By Michael B. Horn, Anna Gu, and Meg Evans

September 2014


School districts across the United States are implementing blended learning to boost student achievement. We convened several California school district superintendents to answer the question:

What are the barriers, real or perceived, to implementing blended learning in your district?

After a morning of answering that question, we then asked:

Have you found solutions to or ways around these barriers?

Given that 93 percent of California’s public school students are enrolled in district schools, the answers matter, as superintendents around the state struggle with antiquated regulations and processes that inhibit their ability to innovate and better serve students. Our hypothesis, borne out of the discussion, was that for each barrier one superintendent identified, another superintendent in the room would have a solution. This paper summarizes the answers to both of these questions. We hope it will help other California superintendents who are struggling to implement high-quality blended learning work around these barriers by employing cage-busting leadership.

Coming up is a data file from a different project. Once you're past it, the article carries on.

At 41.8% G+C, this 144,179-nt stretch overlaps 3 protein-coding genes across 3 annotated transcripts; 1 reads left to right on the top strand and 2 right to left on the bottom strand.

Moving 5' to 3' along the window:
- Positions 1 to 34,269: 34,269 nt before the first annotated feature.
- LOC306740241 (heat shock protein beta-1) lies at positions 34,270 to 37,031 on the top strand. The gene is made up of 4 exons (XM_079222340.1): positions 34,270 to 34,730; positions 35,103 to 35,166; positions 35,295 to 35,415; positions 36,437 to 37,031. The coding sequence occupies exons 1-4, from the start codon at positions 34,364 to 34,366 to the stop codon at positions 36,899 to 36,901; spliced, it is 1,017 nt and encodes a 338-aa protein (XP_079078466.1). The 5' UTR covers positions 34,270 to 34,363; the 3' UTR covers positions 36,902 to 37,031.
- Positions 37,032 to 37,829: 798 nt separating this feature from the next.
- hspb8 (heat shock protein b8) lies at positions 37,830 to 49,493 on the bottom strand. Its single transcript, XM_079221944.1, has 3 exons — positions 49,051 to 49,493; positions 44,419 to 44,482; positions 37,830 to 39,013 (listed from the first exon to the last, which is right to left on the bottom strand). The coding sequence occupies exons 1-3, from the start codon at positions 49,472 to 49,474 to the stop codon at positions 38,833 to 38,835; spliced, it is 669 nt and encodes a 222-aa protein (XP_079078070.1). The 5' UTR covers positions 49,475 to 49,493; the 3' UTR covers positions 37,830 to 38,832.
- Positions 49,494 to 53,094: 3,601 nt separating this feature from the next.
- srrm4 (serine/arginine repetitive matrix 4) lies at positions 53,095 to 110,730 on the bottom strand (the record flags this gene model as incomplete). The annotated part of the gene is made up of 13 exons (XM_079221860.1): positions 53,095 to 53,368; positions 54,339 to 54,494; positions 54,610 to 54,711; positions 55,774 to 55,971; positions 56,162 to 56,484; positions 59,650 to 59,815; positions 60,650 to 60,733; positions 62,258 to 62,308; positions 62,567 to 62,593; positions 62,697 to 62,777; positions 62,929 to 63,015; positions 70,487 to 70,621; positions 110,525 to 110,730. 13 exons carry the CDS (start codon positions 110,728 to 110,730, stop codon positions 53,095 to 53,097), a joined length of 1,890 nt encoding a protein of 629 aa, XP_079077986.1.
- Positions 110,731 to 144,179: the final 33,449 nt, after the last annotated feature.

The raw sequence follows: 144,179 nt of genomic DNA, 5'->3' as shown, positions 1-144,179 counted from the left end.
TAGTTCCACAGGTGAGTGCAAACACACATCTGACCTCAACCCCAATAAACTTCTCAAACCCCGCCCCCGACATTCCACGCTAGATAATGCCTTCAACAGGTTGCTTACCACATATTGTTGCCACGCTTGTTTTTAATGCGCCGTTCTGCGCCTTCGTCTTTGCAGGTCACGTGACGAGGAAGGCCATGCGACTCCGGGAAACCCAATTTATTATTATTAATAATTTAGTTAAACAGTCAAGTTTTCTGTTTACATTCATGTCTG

The barriers the superintendents identified fell into three categories:

  1. Redesigning teacher roles given state policy and teachers union contract provisions;
  2. Purchasing and managing technology and infrastructure;
  3. Recognizing online classes as valid for the University of California and California State University systems.

Download the full policy brief


  • Michael B. Horn
    Michael B. Horn

    Michael B. Horn is Co-Founder, Distinguished Fellow, and Chairman at the Christensen Institute.